Perhaps Nadine Morgan’s life is extraordinary. A journalist who has traveled to war-torn countries, from apartheid-riddled South Africa to the violent dug cartels in Mexico, her fearlessness is a personal trademark.
But Nadine’s reckless behavior is actually fueled by more subtle forces: a pervasive sense of abandonment since the early death of her mother from cancer, a devastated father who offers little support, and an urgency to escape the limitations of Cape Cod for the larger world. There she seeks refuge in the great themes that drive an unpredictable world.
Her baptism by fire comes in South Africa, where the seething unrest of poverty and apartheid exact their toll, the righteous anger of the oppressed defined in acts of rage against a brutal system. Among the dead in the late 1980s is Jason Irving, struck down in a senseless act, one of his killers a young girl, the sister of one of Nadine’s new acquaintances in a local township.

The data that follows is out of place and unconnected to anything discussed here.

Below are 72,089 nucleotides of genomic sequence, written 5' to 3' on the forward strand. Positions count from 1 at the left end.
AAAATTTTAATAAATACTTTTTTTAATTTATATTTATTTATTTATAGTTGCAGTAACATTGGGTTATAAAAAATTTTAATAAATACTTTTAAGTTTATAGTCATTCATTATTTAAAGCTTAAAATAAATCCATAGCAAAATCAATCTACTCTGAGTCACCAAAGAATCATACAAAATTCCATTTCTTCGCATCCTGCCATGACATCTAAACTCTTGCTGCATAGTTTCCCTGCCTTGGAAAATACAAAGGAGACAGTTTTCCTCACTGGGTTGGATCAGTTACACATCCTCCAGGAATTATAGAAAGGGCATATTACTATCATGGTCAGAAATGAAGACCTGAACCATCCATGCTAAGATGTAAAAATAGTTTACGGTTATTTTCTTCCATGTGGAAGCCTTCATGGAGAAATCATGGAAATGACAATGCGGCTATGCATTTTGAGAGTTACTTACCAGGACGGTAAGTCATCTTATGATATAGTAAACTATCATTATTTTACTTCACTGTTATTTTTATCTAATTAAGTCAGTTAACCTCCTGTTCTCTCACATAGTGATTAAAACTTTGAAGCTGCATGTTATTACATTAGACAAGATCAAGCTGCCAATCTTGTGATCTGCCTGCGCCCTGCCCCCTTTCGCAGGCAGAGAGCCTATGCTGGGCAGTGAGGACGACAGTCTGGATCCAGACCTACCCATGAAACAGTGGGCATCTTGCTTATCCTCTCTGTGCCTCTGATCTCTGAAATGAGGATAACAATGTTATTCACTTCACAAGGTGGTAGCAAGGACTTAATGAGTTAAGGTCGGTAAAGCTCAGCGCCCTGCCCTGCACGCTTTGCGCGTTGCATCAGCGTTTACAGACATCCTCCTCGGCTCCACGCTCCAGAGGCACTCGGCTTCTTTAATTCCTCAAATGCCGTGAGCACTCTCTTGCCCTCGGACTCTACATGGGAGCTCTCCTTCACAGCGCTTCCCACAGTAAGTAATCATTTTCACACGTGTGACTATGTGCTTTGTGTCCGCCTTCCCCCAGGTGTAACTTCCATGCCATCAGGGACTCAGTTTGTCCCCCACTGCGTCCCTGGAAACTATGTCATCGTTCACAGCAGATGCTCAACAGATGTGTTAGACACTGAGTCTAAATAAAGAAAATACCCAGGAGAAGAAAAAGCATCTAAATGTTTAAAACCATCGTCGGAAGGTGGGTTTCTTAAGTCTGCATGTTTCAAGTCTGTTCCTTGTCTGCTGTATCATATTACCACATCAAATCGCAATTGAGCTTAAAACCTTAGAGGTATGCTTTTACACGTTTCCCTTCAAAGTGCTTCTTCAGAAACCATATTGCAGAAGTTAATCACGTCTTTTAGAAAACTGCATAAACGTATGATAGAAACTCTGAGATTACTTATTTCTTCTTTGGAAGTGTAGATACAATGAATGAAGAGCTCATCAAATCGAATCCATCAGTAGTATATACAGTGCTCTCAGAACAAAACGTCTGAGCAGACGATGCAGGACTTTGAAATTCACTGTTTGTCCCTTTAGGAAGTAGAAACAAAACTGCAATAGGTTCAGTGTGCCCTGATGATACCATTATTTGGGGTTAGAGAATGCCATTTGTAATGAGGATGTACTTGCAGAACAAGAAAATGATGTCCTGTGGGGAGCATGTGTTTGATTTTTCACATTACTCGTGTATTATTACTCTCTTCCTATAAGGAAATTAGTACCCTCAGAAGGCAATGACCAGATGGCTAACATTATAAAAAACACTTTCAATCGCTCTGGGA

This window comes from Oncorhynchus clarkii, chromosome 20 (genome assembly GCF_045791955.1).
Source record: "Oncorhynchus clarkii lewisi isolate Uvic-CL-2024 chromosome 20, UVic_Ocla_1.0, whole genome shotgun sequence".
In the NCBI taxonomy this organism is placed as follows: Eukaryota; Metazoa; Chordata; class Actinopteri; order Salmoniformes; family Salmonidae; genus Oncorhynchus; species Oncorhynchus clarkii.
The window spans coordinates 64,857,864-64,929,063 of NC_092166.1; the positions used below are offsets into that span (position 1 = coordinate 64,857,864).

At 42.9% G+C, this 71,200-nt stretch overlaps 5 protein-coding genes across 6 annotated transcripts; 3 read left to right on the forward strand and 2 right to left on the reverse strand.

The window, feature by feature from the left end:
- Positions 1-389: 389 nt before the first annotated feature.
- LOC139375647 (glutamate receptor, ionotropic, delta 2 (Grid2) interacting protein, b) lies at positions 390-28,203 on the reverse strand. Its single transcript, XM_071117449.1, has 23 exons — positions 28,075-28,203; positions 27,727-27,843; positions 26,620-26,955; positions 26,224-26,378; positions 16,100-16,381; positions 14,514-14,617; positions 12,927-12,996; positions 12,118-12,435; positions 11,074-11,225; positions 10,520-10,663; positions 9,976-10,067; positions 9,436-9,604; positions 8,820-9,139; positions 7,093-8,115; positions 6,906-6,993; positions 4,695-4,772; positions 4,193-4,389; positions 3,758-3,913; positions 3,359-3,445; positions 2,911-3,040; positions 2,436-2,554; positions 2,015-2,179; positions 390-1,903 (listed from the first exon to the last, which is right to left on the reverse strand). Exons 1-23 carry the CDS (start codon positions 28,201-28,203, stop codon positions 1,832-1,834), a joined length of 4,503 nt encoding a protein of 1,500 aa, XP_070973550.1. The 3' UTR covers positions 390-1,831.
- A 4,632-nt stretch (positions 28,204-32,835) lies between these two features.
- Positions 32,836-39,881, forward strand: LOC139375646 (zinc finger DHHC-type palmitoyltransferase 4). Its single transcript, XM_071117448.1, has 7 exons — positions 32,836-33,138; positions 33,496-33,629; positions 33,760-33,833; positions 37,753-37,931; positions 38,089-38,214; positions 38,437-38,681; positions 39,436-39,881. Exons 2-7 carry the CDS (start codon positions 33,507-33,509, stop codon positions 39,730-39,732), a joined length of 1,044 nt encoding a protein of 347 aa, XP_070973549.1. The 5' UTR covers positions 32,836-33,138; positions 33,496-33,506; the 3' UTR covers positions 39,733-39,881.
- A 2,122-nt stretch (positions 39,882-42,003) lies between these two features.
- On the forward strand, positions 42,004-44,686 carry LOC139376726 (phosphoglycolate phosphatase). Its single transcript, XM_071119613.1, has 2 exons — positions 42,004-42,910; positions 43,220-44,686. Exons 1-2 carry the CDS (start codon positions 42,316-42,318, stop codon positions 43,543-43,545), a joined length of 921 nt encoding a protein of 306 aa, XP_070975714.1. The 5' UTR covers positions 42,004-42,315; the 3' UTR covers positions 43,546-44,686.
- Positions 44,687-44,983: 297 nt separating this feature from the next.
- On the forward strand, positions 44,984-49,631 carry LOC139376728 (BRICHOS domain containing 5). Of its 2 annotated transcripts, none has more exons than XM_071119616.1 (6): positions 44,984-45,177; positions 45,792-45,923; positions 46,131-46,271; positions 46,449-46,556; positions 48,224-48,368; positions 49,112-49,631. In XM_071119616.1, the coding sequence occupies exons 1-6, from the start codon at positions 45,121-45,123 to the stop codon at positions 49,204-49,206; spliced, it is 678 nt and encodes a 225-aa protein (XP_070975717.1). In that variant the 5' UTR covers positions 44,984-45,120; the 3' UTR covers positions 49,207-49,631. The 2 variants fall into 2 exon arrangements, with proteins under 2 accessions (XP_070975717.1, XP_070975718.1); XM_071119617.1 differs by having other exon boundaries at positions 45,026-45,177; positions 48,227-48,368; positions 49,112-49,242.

Nadine suffers another more personal and haunting tragedy at that time. She leaves Cape Town for Mexico and yet another terrible drama played out on the world stage where the innocent always suffer the harshest consequences. Then it is ten years later, Nadine still living out of her backpack with few possessions.
When she is badly beaten and left for dead by narco-traffickers, Nadine wakes up in her father’s home in Cape Cod, still healing from her injuries. A local doctor offers understanding and respite, but the need to escape emotional attachment is too deep in this troubled woman. She flees, this time back to Cape Town, South Africa, where the TRC hearings are about to consider the case of Jason Irving.
In Cape Town, the past rises up to demand Nadine’s attention at last. She is forced to look at herself, to face the consequences of her actions and how she can create a viable future. With a sub-plot that addresses a young boy’s yearning for stardom when he feels an outcast in his own life, Ward threads a fine needle to stitch yet another layer of human suffering.
A final twist sent me spinning, yet I am compelled to read the novels of a gifted writer who masterfully wields themes both simple and profound, in a poignant vision of humanity in all its forms.